JAKARTA (REUTERS) - The search for an Indonesian aircraft which crashed into the sea with 189 people on board will expand on Wednesday (Oct 31) to 15 nautical miles from the area where the plane lost contact, according to search and rescue officials.
Ground staff lost contact with Flight JT610 of Indonesian budget airline Lion Air 13 minutes after the Boeing 737 Max 8 took off early on Monday from Jakarta on its way to the tin-mining town of Pangkal Pinang.
It is now almost certain that everyone on the plane died, but relatives are desperate to find traces of their loved ones, though only debris and body parts have been found so far.
Indonesia has deployed teams of divers to search for the aircraft, while also using "pinger locators" in a bid to zero in on its cockpit recorders and find out why an almost-new plane went down in the sea minutes after take-off.
A Reuters witness on a boat at the crash site on Tuesday saw about 60 divers scattered in inflatable boats over the slightly choppy waters entering the sea, which is about 35m deep. In all, 35 vessels are helping in the search.
Only debris, personal items - including 52 identification cards and passports - and body parts have been found off the shore of Karawang district, east of Jakarta.
President Joko Widodo visited Jakarta's port on Tuesday where the pile of debris has been laid out on tarpaulins, examining the items including mangled seats, bags, shoes and flight attendant uniforms.
Officials said human remains were collected in 37 body bags after sweeps of the site, roughly 15km off the coast.
Dozens of relatives of those on board gathered at a police hospital where body bags were brought for forensic doctors to try to identify victims, including by taking saliva swabs from family members for DNA tests.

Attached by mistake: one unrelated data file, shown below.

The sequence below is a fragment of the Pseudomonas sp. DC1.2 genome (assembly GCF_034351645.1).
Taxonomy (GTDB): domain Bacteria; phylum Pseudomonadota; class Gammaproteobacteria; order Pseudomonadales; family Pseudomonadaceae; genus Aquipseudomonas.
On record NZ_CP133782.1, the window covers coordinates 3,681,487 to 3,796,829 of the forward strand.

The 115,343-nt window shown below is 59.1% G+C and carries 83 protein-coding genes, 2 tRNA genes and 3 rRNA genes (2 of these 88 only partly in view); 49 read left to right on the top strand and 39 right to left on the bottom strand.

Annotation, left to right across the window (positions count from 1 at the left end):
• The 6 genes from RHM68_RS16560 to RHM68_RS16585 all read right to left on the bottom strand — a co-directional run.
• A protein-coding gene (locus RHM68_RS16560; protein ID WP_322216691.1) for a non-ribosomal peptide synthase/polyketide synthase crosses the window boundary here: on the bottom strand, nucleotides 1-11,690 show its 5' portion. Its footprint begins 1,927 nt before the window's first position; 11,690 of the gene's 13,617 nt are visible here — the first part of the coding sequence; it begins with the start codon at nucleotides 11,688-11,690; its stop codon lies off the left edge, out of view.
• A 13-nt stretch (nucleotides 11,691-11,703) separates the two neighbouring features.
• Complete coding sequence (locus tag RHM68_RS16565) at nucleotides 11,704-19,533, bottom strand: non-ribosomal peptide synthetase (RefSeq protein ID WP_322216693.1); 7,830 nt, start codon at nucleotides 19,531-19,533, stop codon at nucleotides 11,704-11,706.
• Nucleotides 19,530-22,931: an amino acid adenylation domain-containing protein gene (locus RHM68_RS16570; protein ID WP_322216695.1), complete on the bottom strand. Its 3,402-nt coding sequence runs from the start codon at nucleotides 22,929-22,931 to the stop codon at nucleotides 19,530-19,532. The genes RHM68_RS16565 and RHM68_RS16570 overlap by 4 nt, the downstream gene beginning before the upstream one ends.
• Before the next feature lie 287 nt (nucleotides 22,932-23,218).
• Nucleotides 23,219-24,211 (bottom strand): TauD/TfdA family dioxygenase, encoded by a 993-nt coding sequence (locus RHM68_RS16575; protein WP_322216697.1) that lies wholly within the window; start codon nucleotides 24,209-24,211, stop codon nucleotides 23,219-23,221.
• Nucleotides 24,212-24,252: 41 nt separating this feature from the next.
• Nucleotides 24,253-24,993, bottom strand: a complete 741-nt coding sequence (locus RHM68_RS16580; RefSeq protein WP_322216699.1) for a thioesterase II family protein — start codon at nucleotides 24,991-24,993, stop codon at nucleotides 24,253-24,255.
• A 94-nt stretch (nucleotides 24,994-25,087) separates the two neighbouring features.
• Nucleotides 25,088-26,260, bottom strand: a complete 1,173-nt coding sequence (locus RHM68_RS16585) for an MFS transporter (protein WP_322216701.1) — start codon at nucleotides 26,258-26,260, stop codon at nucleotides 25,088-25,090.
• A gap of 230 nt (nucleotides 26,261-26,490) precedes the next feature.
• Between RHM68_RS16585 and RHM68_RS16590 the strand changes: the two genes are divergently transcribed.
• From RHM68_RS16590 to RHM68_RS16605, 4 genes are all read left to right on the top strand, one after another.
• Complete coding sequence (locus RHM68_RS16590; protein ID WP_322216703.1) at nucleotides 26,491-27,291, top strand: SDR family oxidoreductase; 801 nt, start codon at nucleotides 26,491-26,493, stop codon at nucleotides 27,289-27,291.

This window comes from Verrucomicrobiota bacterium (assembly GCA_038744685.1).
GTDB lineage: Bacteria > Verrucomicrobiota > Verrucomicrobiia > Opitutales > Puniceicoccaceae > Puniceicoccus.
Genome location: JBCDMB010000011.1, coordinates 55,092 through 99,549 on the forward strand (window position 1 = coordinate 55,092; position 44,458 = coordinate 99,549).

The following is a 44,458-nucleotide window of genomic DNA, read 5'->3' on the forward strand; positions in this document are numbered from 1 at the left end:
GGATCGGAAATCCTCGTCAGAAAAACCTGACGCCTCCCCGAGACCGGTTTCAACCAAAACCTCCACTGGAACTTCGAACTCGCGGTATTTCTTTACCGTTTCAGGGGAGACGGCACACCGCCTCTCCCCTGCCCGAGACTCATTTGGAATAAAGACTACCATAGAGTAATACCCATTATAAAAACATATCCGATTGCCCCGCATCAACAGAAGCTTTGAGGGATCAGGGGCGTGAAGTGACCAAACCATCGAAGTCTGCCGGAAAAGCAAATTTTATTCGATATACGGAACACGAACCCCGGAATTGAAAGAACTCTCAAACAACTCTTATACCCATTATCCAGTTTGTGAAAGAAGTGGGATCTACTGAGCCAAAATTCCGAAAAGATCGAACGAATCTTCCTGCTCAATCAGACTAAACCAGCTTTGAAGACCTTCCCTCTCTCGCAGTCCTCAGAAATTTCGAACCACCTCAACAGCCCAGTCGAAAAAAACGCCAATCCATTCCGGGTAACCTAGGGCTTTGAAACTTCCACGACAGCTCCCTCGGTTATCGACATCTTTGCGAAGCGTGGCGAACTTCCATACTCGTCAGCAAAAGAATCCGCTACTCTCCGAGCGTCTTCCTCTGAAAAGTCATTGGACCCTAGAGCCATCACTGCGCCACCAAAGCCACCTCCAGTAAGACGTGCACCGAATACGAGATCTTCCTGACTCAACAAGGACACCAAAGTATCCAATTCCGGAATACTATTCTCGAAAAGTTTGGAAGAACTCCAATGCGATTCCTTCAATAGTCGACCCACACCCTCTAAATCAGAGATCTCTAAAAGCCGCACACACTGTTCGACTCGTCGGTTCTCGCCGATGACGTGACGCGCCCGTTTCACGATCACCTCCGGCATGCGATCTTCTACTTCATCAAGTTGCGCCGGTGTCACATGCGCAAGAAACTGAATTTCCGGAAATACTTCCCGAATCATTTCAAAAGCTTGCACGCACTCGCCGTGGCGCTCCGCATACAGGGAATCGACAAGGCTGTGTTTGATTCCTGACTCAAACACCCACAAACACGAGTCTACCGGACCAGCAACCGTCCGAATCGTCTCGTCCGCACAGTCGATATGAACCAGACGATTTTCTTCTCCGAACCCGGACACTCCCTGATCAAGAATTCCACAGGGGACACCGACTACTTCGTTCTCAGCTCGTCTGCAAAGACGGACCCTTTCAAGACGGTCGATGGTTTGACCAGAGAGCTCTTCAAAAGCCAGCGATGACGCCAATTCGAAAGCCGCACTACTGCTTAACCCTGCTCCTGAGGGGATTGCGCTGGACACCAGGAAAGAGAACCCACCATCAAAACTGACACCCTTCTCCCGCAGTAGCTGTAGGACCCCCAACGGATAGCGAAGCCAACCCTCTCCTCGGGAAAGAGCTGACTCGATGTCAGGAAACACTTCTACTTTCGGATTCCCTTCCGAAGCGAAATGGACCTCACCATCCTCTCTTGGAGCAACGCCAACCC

"I keep praying for a miracle although logically, the plane has sunk in the ocean," said Ms Toni Priyono Adhi, whose daughter was on the flight.
"But as a parent, I want a miracle."
The pilot of the downed aircraft had asked to return to base shortly after take-off. Investigators are trying to determine why the pilot issued the request, which was granted.
The deputy of the national transportation safety committee has said that the plane had technical problems on its previous flight, from the city of Denpasar on Bali island on Sunday, including an issue over "unreliable airspeed".
The accident is the first to be reported involving the widely sold Boeing 737 Max, an updated, more fuel-efficient version of the manufacturer's workhorse single-aisle jet.
Privately owned Lion Air, founded in 1999, said the aircraft, which had been in operation since August, was airworthy, with its pilot and co-pilot together having amassed 11,000 hours of flying time.
Lion Air said on Tuesday it would meet a team from Boeing on Wednesday to discuss the ill-fated plane. "We have many questions for them... This was a new plane," Lion Air director Daniel Putut told reporters.